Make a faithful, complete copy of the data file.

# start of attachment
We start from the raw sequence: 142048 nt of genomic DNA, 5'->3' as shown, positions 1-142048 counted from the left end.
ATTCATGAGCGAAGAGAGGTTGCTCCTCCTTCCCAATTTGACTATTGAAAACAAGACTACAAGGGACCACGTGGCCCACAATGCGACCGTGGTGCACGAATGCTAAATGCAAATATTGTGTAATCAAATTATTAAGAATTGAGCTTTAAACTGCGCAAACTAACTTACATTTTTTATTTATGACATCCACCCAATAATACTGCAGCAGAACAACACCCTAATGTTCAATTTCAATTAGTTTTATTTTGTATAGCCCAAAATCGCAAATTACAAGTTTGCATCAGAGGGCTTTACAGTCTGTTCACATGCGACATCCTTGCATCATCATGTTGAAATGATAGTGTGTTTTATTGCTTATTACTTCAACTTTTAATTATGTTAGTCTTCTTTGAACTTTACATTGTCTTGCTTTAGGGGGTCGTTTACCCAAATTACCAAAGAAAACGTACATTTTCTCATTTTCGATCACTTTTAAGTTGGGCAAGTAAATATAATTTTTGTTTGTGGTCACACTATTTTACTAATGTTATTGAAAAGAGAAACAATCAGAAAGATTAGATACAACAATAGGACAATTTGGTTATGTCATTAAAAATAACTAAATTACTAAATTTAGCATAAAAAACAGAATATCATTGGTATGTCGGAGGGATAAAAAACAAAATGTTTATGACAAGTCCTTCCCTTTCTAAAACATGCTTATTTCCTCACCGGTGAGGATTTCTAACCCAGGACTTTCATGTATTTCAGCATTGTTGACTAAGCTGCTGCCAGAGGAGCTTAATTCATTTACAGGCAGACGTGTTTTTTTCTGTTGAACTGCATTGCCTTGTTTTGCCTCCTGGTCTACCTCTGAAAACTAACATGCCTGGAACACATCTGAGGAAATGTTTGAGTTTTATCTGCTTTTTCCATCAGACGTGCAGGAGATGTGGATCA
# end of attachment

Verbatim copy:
We start from the raw sequence: 142048 nt of genomic DNA, 5'->3' as shown, positions 1-142048 counted from the left end.
ATTCATGAGCGAAGAGAGGTTGCTCCTCCTTCCCAATTTGACTATTGAAAACAAGACTACAAGGGACCACGTGGCCCACAATGCGACCGTGGTGCACGAATGCTAAATGCAAATATTGTGTAATCAAATTATTAAGAATTGAGCTTTAAACTGCGCAAACTAACTTACATTTTTTATTTATGACATCCACCCAATAATACTGCAGCAGAACAACACCCTAATGTTCAATTTCAATTAGTTTTATTTTGTATAGCCCAAAATCGCAAATTACAAGTTTGCATCAGAGGGCTTTACAGTCTGTTCACATGCGACATCCTTGCATCATCATGTTGAAATGATAGTGTGTTTTATTGCTTATTACTTCAACTTTTAATTATGTTAGTCTTCTTTGAACTTTACATTGTCTTGCTTTAGGGGGTCGTTTACCCAAATTACCAAAGAAAACGTACATTTTCTCATTTTCGATCACTTTTAAGTTGGGCAAGTAAATATAATTTTTGTTTGTGGTCACACTATTTTACTAATGTTATTGAAAAGAGAAACAATCAGAAAGATTAGATACAACAATAGGACAATTTGGTTATGTCATTAAAAATAACTAAATTACTAAATTTAGCATAAAAAACAGAATATCATTGGTATGTCGGAGGGATAAAAAACAAAATGTTTATGACAAGTCCTTCCCTTTCTAAAACATGCTTATTTCCTCACCGGTGAGGATTTCTAACCCAGGACTTTCATGTATTTCAGCATTGTTGACTAAGCTGCTGCCAGAGGAGCTTAATTCATTTACAGGCAGACGTGTTTTTTTCTGTTGAACTGCATTGCCTTGTTTTGCCTCCTGGTCTACCTCTGAAAACTAACATGCCTGGAACACATCTGAGGAAATGTTTGAGTTTTATCTGCTTTTTCCATCAGACGTGCAGGAGATGTGGATCA